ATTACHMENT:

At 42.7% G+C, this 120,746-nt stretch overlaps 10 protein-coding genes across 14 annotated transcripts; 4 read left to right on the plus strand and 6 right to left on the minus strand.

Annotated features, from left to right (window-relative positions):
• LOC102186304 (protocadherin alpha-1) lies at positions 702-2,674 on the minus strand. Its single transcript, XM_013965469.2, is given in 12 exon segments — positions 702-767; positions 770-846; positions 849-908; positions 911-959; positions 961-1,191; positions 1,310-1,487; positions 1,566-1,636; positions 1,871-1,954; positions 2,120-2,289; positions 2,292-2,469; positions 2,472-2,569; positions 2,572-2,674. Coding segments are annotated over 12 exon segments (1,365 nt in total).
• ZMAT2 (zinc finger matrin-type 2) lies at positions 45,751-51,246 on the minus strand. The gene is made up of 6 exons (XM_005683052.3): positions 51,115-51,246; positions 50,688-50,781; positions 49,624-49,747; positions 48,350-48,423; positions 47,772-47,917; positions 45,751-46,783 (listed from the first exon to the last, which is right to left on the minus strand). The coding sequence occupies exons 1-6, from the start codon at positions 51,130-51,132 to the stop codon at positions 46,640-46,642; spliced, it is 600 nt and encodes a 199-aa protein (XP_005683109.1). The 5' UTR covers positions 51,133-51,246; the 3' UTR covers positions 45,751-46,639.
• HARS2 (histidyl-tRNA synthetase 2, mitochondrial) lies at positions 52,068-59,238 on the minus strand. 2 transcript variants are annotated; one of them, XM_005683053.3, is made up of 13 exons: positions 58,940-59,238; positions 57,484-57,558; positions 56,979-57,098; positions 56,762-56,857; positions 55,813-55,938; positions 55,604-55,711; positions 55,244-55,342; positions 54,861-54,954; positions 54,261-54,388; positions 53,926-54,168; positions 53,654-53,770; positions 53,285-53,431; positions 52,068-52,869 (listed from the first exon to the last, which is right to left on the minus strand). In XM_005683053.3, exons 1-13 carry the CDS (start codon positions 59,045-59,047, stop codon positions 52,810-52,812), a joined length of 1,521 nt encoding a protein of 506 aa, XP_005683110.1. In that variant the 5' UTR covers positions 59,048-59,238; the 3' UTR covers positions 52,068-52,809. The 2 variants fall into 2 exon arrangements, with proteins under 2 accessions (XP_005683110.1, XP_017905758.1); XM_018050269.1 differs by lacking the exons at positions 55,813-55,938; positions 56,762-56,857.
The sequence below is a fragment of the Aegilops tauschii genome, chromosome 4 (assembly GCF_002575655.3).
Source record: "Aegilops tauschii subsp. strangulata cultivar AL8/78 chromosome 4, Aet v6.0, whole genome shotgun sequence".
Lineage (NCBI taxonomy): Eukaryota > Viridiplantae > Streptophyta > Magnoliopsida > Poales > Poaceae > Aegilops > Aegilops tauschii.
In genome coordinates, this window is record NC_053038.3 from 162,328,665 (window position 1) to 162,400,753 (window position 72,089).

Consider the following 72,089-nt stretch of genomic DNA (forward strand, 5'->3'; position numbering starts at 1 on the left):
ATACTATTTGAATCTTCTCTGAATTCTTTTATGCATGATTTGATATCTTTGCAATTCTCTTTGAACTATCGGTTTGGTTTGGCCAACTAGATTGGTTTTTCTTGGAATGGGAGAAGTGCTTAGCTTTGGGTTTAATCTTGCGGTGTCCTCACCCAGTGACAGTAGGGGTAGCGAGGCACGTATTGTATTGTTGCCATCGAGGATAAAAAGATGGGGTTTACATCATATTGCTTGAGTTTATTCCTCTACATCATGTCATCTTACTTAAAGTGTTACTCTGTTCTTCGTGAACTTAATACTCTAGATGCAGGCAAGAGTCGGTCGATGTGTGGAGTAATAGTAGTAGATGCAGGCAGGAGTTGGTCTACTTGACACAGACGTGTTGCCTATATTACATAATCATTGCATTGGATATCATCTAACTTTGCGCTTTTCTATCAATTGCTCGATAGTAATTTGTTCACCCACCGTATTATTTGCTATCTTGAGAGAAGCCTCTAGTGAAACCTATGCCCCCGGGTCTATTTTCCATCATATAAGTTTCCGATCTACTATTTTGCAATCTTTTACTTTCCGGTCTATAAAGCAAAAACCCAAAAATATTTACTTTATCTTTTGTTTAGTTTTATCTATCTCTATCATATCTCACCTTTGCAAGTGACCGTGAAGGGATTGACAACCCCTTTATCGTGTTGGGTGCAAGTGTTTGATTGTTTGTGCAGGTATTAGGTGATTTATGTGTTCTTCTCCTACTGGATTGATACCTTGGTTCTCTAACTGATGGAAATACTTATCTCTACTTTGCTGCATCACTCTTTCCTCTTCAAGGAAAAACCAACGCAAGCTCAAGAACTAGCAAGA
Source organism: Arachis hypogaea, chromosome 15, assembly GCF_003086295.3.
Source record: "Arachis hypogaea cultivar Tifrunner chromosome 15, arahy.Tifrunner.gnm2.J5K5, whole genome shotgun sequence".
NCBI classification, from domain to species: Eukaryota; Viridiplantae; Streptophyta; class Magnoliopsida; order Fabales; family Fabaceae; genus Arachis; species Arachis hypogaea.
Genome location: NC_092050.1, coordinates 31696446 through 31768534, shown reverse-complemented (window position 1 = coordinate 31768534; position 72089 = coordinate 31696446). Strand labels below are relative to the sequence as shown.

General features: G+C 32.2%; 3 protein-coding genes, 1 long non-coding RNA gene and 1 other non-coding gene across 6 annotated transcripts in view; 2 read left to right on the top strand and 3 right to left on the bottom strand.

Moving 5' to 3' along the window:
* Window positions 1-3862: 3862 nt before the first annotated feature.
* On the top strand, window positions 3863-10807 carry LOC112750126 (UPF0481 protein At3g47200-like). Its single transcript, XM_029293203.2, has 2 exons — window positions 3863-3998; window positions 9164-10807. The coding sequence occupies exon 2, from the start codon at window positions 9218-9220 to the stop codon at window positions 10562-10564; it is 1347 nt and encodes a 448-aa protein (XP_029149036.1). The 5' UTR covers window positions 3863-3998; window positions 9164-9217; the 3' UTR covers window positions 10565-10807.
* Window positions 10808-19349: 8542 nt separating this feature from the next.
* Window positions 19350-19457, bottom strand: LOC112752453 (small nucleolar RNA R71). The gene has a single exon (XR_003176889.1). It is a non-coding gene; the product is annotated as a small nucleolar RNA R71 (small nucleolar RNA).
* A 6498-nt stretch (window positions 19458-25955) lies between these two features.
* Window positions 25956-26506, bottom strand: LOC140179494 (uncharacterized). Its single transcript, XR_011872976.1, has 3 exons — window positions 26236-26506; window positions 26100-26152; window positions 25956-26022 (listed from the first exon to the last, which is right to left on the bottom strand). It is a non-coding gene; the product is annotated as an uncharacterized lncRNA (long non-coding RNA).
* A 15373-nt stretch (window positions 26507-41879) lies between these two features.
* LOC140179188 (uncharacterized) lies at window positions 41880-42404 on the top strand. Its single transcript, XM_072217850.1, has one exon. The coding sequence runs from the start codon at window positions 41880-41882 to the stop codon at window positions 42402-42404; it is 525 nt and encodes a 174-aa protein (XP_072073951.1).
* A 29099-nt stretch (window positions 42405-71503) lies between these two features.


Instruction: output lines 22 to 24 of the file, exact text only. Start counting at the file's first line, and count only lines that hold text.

* A 6498-nt stretch (window positions 19458-25955) lies between these two features.
* Window positions 25956-26506, bottom strand: LOC140179494 (uncharacterized). Its single transcript, XR_011872976.1, has 3 exons — window positions 26236-26506; window positions 26100-26152; window positions 25956-26022 (listed from the first exon to the last, which is right to left on the bottom strand). It is a non-coding gene; the product is annotated as an uncharacterized lncRNA (long non-coding RNA).
* A 15373-nt stretch (window positions 26507-41879) lies between these two features.